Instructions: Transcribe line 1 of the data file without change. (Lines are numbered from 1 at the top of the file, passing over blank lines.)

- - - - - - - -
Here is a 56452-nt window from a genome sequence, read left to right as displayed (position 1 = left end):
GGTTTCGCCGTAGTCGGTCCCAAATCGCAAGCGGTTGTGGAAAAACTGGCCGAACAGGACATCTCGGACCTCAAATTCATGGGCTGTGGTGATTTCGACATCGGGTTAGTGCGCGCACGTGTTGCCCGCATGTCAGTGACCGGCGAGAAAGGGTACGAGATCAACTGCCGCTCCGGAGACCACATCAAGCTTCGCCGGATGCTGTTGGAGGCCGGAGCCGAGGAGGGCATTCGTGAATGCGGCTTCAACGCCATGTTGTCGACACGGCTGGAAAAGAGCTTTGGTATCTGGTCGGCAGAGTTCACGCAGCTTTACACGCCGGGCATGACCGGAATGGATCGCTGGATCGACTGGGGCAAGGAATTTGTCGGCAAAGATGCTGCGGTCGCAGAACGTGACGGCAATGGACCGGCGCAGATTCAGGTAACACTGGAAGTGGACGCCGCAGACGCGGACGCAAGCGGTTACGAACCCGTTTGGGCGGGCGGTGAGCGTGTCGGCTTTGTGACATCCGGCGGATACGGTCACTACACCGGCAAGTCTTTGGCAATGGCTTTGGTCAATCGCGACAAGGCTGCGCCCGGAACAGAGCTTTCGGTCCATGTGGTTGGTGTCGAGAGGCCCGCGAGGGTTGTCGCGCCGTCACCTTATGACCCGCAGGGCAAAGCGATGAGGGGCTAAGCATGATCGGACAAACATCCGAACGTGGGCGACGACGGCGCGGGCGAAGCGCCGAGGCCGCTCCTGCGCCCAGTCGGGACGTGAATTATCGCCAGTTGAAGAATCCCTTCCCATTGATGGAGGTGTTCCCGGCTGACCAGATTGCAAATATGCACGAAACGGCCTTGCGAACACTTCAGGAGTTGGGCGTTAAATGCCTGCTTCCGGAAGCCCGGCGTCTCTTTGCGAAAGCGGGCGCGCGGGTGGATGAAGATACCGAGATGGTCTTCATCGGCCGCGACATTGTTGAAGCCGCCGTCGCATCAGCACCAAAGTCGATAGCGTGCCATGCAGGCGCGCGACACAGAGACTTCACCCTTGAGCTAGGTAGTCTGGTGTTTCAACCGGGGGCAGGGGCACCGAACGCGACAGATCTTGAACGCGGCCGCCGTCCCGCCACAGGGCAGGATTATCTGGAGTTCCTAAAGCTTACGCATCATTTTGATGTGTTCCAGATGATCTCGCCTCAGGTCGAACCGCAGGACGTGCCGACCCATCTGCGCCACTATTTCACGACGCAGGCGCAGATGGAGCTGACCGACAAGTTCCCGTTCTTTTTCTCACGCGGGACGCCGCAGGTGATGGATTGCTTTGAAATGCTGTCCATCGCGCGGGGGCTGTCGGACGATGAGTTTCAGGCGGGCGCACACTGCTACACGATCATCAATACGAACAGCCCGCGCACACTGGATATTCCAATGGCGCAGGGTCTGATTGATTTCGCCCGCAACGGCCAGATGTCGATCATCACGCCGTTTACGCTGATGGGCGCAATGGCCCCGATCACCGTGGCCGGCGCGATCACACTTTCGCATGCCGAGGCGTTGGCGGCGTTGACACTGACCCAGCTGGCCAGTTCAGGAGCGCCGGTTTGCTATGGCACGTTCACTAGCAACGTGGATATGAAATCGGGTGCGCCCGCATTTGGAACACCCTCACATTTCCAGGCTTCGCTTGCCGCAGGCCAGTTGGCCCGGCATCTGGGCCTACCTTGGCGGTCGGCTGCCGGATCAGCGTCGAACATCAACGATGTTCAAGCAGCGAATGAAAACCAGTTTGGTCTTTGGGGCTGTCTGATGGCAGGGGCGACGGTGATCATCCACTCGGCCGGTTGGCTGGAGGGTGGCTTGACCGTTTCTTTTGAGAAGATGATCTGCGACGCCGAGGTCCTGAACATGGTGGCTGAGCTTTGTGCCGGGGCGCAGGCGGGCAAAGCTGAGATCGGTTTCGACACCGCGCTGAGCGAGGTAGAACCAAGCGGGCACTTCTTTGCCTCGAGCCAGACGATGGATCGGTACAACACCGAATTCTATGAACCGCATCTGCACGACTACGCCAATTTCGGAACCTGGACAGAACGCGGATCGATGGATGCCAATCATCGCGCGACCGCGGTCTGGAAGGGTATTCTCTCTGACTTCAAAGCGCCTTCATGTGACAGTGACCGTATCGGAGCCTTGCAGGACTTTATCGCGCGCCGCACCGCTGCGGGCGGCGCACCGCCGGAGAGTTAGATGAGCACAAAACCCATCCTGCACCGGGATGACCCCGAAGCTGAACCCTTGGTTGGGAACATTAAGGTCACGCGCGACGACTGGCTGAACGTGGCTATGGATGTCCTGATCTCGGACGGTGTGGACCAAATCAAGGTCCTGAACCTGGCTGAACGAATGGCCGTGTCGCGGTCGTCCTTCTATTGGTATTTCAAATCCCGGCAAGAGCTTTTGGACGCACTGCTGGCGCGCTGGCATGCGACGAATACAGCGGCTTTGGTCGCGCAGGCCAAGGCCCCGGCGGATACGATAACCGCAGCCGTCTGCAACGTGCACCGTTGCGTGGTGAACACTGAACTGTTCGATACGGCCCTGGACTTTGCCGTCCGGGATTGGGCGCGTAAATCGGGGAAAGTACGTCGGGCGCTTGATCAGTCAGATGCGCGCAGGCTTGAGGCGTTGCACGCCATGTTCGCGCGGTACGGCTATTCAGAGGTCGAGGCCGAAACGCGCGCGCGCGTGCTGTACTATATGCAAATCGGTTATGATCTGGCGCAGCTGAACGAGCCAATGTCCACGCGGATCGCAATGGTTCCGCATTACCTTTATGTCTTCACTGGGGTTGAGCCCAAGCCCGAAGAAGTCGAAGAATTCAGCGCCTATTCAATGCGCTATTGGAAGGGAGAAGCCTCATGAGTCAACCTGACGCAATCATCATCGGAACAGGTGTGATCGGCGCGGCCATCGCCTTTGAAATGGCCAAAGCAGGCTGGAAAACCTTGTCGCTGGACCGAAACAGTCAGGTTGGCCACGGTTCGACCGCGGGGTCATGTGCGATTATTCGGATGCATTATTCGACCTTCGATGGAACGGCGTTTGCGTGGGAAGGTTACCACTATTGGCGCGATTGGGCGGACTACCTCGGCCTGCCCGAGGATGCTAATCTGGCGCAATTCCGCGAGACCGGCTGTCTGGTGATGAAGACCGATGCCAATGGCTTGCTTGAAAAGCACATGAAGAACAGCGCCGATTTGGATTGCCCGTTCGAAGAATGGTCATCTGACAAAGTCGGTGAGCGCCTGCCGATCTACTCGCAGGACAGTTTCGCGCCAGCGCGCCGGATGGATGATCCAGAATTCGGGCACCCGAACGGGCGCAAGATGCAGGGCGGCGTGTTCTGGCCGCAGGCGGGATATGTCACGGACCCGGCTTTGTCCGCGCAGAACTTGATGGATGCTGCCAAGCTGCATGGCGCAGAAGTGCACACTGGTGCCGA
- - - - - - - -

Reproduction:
Here is a 56452-nt window from a genome sequence, read left to right as displayed (position 1 = left end):